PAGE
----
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Malbone: An Oldport Romance Thomas Wentworth Higginson

X. Remonstrances

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Without his actual assurance, she yet believed that he would release himself in some way from his betrothal, and love only her.

Malbone had fortunately great control over Emilia when near her, and could thus keep the sight of this stormy passion from the pure and unconscious Hope. But a new distress opened before him, from the time when he again touched Hope's hand. The close intercourse of the voyage had given him for the time almost a surfeit of the hot-house atmosphere of Emilia's love. The first contact of Hope's cool, smooth fingers, the soft light of her clear eyes, the breezy grace of her motions, the rose-odors that clung around her, brought back all his early passion. Apart from this voluptuousness of the heart into which he had fallen, Malbone's was a simple and unspoiled nature; he had no vices, and had always won popularity too easily to be obliged to stoop for it; so all that was noblest in him paid allegiance to Hope. From the moment they again met, his wayward heart reverted to her. He had been in a dream, he said to himself; he would conquer it and be only hers; he would go away with her into the forests and green fields she loved, or he would share in the life of usefulness for which she yearned. But then, what was he to do with this little waif from the heart's tropics,--once tampered with, in an hour of mad dalliance, and now adhering in-separably to his life? Supposing him ready to separate from her, could she be detached from him?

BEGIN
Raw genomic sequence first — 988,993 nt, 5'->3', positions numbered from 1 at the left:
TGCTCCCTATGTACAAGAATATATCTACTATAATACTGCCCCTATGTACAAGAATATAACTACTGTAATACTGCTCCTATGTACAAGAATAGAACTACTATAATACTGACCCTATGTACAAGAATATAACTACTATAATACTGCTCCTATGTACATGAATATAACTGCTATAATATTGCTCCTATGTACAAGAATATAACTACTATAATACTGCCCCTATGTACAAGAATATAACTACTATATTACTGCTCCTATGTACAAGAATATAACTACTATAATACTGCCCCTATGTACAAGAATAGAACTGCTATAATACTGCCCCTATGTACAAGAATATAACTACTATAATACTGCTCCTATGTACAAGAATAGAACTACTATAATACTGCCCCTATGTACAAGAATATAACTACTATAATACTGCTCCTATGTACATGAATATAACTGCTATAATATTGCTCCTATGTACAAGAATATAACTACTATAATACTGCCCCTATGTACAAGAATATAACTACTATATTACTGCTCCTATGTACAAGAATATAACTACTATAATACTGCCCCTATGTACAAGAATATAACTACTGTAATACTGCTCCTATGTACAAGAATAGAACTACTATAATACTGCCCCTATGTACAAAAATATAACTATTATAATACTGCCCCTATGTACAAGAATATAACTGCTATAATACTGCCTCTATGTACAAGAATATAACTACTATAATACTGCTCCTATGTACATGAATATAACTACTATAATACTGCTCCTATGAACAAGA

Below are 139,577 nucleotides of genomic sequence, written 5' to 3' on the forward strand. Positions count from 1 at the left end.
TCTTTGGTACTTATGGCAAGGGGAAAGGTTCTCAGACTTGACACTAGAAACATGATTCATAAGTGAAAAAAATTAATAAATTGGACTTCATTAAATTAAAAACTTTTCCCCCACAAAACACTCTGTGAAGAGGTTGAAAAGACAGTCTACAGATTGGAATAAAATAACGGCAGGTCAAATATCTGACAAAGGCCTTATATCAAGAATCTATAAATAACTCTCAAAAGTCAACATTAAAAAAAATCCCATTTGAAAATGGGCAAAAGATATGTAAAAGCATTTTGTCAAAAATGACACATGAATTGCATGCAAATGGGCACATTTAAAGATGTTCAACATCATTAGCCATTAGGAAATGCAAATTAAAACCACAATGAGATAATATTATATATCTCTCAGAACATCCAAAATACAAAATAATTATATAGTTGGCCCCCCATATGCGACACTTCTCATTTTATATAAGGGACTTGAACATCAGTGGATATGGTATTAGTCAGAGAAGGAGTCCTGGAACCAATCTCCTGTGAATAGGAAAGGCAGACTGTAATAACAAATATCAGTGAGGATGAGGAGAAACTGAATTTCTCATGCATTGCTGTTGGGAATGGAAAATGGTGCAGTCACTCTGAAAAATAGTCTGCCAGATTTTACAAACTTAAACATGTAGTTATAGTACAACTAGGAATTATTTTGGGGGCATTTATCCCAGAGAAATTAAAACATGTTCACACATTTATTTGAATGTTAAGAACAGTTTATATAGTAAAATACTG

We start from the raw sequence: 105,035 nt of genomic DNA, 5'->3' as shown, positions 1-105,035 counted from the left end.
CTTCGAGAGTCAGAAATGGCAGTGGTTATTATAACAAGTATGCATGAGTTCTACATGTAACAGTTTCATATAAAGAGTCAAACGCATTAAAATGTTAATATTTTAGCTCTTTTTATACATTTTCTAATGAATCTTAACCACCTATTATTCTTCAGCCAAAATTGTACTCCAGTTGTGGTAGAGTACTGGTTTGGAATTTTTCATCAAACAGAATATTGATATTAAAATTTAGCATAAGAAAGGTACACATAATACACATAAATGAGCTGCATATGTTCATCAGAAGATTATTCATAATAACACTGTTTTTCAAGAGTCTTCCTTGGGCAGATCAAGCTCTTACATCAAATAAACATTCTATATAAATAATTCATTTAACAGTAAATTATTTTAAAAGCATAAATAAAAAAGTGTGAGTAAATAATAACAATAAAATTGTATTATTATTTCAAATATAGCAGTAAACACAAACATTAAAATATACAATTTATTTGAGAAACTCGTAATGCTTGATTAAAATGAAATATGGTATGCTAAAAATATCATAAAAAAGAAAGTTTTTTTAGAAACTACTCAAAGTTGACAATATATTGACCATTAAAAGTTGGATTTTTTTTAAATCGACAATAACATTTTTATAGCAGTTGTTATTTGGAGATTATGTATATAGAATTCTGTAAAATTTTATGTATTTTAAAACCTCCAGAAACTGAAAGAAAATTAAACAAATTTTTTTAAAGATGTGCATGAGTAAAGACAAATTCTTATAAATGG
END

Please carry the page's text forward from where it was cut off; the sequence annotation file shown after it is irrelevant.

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Kate's anxieties, when she at last hinted them to Malbone, only sent him further into revery. "How is it," he asked himself, "that when I only sought to love and be loved, I have thus entangled myself in the fate of others? How is one's heart to be governed? Is there any such governing? Mlle. Clairon complained that, so soon as she became seriously attached to any one, she was sure to meet somebody else whom she liked better. Have human hearts," he said, "or at least, has my heart, no more stability than this?"

It did not help the matter when Emilia went to stay awhile with Mrs. Meredith. The event came about in this way. Hope and Kate had been to a dinner-party, and were as usual reciting their experiences to Aunt Jane.

"Was it pleasant?" said that sympathetic lady.

"It was one of those dreadfully dark dining-rooms," said Hope, seating herself at the open window.

"Why do they make them look so like tombs?" said Kate.

"Because," said her aunt, "most Americans pass from them to the tomb, after eating such indigestible things. There is a wish for a gentle transition."

"Aunt Jane," said Hope, "Mrs. Meredith asks to have a little visit from Emilia. Do you think she had better go?"

"Mrs. Meredith?" asked Aunt Jane. "Is that woman alive yet?"

"Why, auntie!" said Kate. "We were talking about her only a week ago."

"Perhaps so," conceded Aunt Jane, reluctantly. "But it seems to me she has great length of days!"

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Malbone: An Oldport Romance
Thomas Wentworth Higginson

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